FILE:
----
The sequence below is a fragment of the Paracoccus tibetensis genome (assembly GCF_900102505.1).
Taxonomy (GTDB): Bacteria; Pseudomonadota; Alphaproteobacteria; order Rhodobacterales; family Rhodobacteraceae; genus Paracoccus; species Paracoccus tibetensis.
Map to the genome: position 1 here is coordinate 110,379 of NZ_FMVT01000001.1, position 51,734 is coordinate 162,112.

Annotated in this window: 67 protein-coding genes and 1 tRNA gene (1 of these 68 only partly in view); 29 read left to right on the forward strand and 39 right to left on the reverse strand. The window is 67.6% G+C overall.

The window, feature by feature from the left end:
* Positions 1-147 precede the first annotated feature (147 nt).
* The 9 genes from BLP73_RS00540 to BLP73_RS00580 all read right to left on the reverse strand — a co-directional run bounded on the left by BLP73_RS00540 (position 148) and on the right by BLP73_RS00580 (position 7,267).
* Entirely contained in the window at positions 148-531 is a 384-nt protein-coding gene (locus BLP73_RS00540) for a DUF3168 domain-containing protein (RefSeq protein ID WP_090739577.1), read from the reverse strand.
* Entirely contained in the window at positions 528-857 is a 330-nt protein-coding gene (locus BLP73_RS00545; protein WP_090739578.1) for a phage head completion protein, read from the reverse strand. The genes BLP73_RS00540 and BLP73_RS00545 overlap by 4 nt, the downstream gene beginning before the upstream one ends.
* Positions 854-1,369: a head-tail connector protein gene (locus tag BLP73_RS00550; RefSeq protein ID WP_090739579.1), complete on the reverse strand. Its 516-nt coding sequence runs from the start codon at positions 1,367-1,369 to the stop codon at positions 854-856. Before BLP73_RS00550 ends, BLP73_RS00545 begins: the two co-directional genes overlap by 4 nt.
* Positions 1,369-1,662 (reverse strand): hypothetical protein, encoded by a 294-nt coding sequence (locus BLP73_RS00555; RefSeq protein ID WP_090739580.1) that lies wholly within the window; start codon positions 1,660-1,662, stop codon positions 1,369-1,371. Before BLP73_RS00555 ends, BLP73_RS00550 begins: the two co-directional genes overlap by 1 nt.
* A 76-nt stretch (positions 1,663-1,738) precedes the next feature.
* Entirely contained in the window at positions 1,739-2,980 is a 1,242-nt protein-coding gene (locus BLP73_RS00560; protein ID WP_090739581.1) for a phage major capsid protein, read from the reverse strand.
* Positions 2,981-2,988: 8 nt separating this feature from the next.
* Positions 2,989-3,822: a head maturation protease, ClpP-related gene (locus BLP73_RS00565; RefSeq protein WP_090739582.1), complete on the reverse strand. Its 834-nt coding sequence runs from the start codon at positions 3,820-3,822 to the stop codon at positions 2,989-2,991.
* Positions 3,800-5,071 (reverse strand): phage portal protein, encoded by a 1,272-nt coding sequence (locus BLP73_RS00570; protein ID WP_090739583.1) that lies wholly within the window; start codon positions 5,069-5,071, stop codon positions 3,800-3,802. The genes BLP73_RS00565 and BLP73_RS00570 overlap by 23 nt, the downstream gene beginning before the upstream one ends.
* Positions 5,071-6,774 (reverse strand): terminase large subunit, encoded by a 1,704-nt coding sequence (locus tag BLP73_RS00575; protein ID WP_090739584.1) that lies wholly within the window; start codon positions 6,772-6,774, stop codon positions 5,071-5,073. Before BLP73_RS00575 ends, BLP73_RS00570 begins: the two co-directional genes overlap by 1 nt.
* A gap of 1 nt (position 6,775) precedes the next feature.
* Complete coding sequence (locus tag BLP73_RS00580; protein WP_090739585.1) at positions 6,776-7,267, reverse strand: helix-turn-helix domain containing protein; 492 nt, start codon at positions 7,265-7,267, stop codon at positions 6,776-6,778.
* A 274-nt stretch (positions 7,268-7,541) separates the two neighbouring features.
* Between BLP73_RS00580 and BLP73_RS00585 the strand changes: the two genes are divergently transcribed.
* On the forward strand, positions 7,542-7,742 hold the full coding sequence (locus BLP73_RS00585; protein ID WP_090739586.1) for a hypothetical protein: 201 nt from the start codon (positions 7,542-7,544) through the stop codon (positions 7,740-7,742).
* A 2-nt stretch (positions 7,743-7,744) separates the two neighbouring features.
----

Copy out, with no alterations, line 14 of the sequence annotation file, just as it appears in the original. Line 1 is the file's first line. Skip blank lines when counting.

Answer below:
* Positions 2,981-2,988: 8 nt separating this feature from the next.